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Thursday, January 17, 2013

wcf basics


This article is an introduction to the Windows Communication Foundation (WCF). We will try to see the basic concepts behind WCF and will try to implement a small WCF service. We will also work out some small examples of how a WCFservice can be consumed.


Web services provide an efficient way of facilitating communication between applications. But there are limitations with web services too. The major limitation with web services is that the communication can happen over HTTP only. A second limitation with web services is that it provides simplex communication and there is no way to have half duplex or full duplex communication using web services. 
Windows Communication Foundation (WCF) comes to the rescue when we find ourselves not able to achieve what we want to achieve using web services, i.e., other protocols support and even duplex communication. With WCF, we can define our service once and then configure it in such a way that it can be used via HTTP, TCP, IPC, and even Message Queues. We can consume Web Services using server side scripts (ASP.NET), JavaScript Object Notations (JSON), and even REST (Representational State Transfer).
The following table illustrates the differences between a web service and a WCF service:
Web ServiceWCF Service
Communication can happen over HTTP onlyCommunication can happen over HTTP, TCP, IPC, or even MSMQ.
Only simplex and request-response communication is possibleIt can be configured to have simplex, request-response, or even full duplex communication.
They work in an stateless fashion over HTTP and are hosted inside a web server like IISThese can be hosted in many ways inside IIS, inside a Windows service, or even self hosted.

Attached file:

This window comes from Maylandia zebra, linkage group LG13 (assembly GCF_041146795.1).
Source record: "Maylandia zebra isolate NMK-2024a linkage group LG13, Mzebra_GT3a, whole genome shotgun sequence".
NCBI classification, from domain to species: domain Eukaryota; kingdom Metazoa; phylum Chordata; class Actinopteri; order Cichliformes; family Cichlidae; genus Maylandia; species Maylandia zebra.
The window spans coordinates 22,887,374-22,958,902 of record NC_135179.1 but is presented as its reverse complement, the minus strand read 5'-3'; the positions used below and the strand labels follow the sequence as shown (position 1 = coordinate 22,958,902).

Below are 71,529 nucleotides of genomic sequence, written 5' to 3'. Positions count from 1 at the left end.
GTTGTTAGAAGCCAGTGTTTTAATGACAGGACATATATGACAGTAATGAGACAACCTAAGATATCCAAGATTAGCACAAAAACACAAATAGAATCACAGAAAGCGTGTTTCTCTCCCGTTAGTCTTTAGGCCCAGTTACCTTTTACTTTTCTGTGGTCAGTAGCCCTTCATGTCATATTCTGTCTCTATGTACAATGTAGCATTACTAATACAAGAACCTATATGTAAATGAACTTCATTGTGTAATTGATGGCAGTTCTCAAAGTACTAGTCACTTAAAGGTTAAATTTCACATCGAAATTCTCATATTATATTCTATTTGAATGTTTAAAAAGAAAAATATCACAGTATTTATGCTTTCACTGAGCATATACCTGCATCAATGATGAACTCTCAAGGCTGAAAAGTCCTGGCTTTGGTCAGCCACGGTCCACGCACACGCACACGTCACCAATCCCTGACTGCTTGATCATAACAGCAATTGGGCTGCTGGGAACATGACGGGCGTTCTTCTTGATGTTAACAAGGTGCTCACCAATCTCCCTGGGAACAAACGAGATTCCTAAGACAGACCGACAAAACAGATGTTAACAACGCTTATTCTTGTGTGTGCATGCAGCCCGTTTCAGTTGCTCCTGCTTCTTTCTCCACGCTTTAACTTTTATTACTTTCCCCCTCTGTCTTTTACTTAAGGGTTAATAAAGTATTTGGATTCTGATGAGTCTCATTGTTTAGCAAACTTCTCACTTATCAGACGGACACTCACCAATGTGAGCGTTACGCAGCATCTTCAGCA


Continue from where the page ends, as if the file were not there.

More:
Note: Apart from these differences, there are other differences related to instance management, sessions, and data representation and serialization. We will not discuss these here as they tend to be digressing for beginners.
WCF service can be visualized as:
wcf artcile image

Understanding the basics

When we say that a WCF service can be used to communicate using different protocols and from different kinds of applications, we will need to understand how we can achieve this. If we want to use a WCF service from an application, then we have three major questions:
  1. Where is the WCF service located from a client's perspective?
  2. How can a client access the service, i.e., protocols and message formats?
  3. What is the functionality that a service is providing to the clients?
Once we have the answer to these three questions, then creating and consuming the WCF service will be a lot easier for us. The WCF service has the concept of endpoints. A WCF service provides endpoints which client applications can use to communicate with the WCF service. The answer to these above questions is what is known as the ABC of WCFservices and in fact are the main components of a WCF service. So let's tackle each question one by one.
Address: Like a webservice, a WCF service also provides a URI which can be used by clients to get to the WCF service. This URI is called as the Address of the WCF service. This will solve the first problem of "where to locate the WCFservice?" for us.
Binding: Once we are able to locate the WCF service, we should think about how to communicate with the service (protocol wise). The binding is what defines how the WCF service handles the communication. It could also define other communication parameters like message encoding, etc. This will solve the second problem of "how to communicate with the WCF service?" for us.
Contract: Now the only question we are left up with is about the functionalities that a WCF service provides. Contract is what defines the public data and interfaces that WCF service provides to the clients.

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